The New Industrial Geography
|Titolo|| The New Industrial Geography|
|Curatore||Meric S. Gertler; Trevor J. Barnes|
|Lingua||Testo in Inglese|
|Formato||PDF con DRM |
|Compatibilità||Tutti i dispositivi |
|Cloud||No Scopri di più|
|Over the last twenty years the economies of North America and Western Europe have undergone massive industrial-geographical transformations. The New Industrial Geography focuses on three of the most important: on the heightened importance of the region as a generator of both technological innovation and economic wealth; on the contingent effects of new local, national and international forms of regulation; and on the emergence of new institutions, and the reworking of old ones. |
Drawing on the theoretical resources of institutional economics, The New Industrial Geography opens new perspectives in economic geography. In its focus on historical and geographical context, institutional embeddedness, and tacit rules and formal regulations, institutional economics is shown to be the perfect basis for understanding the profound economic and geographical changes of the last two decades, and on which also to build a new kind of industrial geography. Issues covered include: the retheorization of the geography of industrial districts; the analysis of institutional 'thickness', and the economic-geographical effects of institutional rigidity and sclerosis; the economic-geographical consequences of new regulatory bodies and policies; and the geographically situated character of institutions and regulatory frameworks, and the effects of separating them from their originating context; the development of new strategies for achieving more equitable forms of regional development.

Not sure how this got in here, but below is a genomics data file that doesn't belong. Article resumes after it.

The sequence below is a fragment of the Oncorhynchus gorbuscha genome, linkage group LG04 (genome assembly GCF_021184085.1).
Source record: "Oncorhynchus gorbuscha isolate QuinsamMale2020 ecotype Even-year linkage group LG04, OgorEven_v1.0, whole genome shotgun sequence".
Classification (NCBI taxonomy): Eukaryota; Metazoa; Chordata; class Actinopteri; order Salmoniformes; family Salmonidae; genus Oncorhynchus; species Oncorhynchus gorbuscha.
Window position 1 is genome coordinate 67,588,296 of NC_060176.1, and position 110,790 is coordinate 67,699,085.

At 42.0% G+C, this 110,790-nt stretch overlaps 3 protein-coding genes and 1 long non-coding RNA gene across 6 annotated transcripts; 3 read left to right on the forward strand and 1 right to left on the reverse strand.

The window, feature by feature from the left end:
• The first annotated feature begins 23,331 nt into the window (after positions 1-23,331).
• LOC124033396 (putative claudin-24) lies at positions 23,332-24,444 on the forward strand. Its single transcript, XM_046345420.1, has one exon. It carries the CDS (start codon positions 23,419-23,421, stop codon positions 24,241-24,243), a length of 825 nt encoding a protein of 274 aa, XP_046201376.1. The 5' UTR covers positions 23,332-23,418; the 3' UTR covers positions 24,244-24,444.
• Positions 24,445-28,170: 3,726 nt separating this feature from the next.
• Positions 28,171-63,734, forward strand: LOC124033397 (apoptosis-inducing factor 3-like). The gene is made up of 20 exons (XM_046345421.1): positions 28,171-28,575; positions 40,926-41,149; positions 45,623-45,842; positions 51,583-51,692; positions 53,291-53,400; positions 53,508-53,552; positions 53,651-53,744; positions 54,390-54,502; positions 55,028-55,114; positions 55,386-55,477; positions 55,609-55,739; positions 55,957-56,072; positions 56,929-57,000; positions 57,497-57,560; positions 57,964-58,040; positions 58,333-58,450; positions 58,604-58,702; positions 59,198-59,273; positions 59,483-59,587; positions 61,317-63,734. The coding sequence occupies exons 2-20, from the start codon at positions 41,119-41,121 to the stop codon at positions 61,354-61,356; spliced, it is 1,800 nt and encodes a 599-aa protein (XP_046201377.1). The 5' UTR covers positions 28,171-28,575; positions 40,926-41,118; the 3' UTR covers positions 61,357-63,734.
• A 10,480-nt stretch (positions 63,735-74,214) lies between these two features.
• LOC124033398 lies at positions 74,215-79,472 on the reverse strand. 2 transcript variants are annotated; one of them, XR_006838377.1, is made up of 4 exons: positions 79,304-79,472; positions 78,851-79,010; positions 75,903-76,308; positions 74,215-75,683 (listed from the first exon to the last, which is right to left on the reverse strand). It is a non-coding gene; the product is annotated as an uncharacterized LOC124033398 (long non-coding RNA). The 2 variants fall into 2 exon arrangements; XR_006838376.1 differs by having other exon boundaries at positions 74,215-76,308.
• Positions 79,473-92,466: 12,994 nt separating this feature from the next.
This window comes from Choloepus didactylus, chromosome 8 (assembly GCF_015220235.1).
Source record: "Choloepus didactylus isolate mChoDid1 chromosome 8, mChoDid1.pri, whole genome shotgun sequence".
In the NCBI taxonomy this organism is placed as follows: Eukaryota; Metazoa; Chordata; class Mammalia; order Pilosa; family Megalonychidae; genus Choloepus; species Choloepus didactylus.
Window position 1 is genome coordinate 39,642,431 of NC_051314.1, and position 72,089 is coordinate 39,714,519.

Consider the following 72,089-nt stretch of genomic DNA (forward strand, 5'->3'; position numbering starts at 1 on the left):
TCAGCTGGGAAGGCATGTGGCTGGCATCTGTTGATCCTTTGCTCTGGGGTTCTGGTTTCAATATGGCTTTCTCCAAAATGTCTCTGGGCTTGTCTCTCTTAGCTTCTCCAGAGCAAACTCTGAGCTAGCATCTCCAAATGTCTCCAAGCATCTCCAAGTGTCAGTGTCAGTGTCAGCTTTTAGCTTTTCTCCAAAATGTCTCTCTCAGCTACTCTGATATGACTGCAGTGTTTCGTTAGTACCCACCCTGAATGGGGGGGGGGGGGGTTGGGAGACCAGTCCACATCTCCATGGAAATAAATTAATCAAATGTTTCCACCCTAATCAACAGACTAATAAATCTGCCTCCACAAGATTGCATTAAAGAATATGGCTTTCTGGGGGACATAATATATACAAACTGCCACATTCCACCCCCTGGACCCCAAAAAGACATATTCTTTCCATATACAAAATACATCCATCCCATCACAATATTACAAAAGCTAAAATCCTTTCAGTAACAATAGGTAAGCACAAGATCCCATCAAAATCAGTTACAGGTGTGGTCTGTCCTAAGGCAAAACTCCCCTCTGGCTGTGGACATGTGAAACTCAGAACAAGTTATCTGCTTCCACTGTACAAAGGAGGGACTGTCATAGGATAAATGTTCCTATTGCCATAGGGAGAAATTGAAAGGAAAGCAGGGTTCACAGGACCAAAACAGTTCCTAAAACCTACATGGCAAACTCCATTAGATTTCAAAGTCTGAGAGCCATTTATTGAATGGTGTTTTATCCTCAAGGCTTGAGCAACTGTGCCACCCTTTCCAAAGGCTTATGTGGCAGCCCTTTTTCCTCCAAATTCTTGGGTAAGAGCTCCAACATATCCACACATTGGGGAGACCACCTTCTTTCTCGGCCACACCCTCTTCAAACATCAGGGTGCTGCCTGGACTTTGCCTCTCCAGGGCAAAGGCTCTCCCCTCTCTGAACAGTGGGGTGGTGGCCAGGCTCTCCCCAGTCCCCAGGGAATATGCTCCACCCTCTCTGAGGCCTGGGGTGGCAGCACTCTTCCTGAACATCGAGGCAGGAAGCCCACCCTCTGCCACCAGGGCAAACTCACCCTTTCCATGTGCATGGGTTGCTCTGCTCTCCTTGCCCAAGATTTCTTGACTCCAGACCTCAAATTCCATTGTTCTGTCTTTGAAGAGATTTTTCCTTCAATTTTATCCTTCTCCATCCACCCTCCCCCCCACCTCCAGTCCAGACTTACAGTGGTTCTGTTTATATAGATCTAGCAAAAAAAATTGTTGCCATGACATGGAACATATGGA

This interdisciplinary volume brings together some of the most prominent scholars writing on the topic of contemporary industrial and economic geographical change. They are Ash Amin, Trevor Barnes, John Britton, Susan Christopherson, Philip Cooke, Richard Florida, Meric Gertler, Roger Hayter, John Holmes, Ann Markusen, Kevin Morgan, Mark Samber, Erica Shoenberger, Michael Storper, Nigel Thrift and David Wolfe. It will be of interest to students and researchers of economic and industrial geography, industrial and regional economics, political science, industrial sociology and urban and planning studies.